Baruch Labinsky

Blue and white vs red, white and blue investing


The media and many financial pundits in Israel have in recent years stressed the following equation:

Fact 1: the US is cracking down on offshore accounts and trying to locate hidden money to expand its tax base and cover its tremendous deficit.

Fact 2: legislation, including the Foreign Tax Compliance Act (FATCA) and longstanding Foreign Bank Account Report (FBAR), has complicated the reporting requirements for non-American financial institutions and for individual Americans around the world.

Fact 3 – the IRS has increased the number of audits performed on Americans living in Israel.

Conclusion – close your overseas accounts and move your money back to the USA where everything is safe and secure, or risk wading into bureaucratic quicksand.

Most articles in the media (print, screen and aural) accept this truth and have concluded that all Americans need to close all their worldwide accounts and go back to safe, regulated markets in the US, opening up or extending the use of investment accounts in the US.

While everyone is allowed their professional (or even non-professional) opinion, I believe the average US citizen and expatriate need to go a little deeper in understanding the equation and its proponents.

Everyone has an agenda which colors their perspective.  I’ll tell you outright that as an Israeli investment portfolio manager/financial planner living and working in Israel, I believe very strongly that in order to meet long-term financial requirements and to reduce long-term risk, expatriates who are resident in Israel need to work within the Israeli financial system.  Not only does investing locally stimulate our economy and benefit ourselves in the process, but I genuinely believe that Israel offers excellent investment opportunities that need to be considered by all Israelis (and not just the multinationals who invest billions in our economy).  Investing part of your money in the local currency also reduces your long-term currency risk and matches future expenses with future revenues to reduce long-term financial risk.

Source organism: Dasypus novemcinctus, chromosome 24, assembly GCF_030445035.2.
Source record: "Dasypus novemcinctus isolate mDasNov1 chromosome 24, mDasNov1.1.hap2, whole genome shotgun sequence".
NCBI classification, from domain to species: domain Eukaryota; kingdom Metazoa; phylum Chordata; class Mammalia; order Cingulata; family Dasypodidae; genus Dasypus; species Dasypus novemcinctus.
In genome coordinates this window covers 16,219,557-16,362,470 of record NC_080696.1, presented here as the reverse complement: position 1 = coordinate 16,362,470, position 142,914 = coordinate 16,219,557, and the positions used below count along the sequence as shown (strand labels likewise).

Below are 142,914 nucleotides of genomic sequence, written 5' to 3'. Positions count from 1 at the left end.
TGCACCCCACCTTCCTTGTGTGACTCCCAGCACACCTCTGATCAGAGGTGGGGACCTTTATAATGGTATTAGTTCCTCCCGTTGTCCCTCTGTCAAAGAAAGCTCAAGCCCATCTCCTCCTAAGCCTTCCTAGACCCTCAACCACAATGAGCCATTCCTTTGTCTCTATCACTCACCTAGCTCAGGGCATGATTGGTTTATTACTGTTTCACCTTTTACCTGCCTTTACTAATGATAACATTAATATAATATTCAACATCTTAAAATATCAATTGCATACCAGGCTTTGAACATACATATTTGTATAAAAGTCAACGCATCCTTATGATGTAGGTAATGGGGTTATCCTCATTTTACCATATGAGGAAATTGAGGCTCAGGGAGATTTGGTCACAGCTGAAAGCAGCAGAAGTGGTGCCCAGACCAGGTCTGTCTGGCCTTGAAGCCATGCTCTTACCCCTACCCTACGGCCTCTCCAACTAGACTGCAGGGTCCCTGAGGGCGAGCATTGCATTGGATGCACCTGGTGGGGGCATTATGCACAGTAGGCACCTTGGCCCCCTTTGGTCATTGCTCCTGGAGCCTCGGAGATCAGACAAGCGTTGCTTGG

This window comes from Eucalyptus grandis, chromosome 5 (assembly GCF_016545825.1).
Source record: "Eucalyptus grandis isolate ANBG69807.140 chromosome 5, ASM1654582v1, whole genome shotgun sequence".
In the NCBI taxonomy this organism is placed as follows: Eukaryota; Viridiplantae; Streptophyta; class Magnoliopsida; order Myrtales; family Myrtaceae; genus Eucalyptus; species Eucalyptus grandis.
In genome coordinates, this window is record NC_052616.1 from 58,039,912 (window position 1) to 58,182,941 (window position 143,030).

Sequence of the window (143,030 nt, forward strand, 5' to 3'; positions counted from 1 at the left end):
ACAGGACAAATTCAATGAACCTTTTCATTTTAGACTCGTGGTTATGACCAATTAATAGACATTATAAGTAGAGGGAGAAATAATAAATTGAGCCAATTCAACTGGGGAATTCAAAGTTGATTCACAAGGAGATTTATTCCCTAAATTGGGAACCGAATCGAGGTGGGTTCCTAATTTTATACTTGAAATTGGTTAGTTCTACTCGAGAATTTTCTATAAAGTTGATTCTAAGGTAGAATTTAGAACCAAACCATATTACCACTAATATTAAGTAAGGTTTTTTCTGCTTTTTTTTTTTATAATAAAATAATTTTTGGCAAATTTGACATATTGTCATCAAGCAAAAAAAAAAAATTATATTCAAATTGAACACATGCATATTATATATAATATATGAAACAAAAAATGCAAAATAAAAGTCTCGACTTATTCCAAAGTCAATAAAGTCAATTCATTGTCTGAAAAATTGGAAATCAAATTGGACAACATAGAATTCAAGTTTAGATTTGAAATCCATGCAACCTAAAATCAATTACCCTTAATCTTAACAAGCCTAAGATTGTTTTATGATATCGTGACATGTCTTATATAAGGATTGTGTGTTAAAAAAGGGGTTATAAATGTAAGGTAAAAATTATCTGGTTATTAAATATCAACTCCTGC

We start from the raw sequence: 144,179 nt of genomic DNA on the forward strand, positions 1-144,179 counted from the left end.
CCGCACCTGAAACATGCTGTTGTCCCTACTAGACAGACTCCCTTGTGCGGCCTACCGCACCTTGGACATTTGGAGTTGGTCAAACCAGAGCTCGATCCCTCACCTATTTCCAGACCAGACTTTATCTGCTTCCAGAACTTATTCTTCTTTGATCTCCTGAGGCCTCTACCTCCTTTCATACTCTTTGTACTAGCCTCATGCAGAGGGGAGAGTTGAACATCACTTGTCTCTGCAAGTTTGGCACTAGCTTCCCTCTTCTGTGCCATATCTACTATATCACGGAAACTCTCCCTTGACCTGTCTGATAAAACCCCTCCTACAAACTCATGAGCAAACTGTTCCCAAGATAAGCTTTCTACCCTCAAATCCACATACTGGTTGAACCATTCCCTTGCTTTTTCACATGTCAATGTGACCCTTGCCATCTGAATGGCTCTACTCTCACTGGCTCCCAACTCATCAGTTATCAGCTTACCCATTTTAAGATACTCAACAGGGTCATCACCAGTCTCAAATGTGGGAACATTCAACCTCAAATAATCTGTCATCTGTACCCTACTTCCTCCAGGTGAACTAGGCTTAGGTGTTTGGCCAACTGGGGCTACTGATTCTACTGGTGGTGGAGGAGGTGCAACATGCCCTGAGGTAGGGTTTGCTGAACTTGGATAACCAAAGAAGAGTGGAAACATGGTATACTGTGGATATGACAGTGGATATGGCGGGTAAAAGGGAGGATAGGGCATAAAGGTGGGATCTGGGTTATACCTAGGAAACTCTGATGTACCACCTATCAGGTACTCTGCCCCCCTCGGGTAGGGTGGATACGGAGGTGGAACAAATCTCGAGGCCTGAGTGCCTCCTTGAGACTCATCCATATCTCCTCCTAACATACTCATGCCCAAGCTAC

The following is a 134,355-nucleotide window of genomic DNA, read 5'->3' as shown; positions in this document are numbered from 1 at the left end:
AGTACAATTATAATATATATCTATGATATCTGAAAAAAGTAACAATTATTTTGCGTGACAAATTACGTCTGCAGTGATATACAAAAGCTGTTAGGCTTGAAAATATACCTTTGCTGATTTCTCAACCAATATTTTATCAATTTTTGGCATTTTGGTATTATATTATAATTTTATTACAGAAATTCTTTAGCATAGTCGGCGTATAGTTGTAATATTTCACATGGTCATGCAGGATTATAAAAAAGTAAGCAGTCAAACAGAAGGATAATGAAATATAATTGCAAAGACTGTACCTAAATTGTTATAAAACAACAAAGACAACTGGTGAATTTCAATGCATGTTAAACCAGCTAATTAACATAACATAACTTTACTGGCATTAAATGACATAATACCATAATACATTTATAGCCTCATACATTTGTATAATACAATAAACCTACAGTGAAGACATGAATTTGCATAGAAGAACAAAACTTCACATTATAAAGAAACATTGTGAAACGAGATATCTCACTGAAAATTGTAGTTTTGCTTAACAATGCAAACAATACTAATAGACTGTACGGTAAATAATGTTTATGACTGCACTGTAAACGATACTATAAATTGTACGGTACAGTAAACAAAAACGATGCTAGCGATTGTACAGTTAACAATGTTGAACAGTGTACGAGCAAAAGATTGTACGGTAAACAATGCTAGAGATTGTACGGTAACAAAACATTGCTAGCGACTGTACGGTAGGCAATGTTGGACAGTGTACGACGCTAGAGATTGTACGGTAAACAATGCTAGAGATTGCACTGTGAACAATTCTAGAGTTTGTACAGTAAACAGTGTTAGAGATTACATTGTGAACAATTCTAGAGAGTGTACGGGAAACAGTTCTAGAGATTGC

Please don’t misunderstand.  That doesn’t mean everyone needs to invest everything they own locally. Far from it! That would ignore the many types of diversification that are needed when investing.  But rejecting the local market can also be very risky and ignores the simple fact that as we age, there is comfort and simplicity in having our money close by.  Being able to walk into our local bank branch, or meet with a local financial professional in order to manage our finances is increasingly important as the international financial markets and regulatory environment get more complicated.

There are several important issues to consider.  A major question has to be, why do some investment advisors, lawyers and accountants encourage Americans to invest solely in the US and imply it’s illegal to invest elsewhere?  While investing in mutual funds outside of the US can be problematic (i.e., PFIC issues for the financially astute) to suggest that all investing (including stocks and bonds) is illegal – notwithstanding the current Israeli banking position to close or not open new investment accounts for Americans – is dishonest.   Yes, PFICs are problematic, but there are many other ways to invest.  And to suggest, as some do, that investing in Israel is a cumbersome process, and that Israeli institutions don’t provide the correct documentation for the average investor to file easily in the US, is just scaremongering.  Investments other than non-US registered mutual funds are completely legal and do not create bigger headaches than those for which the new laws were created.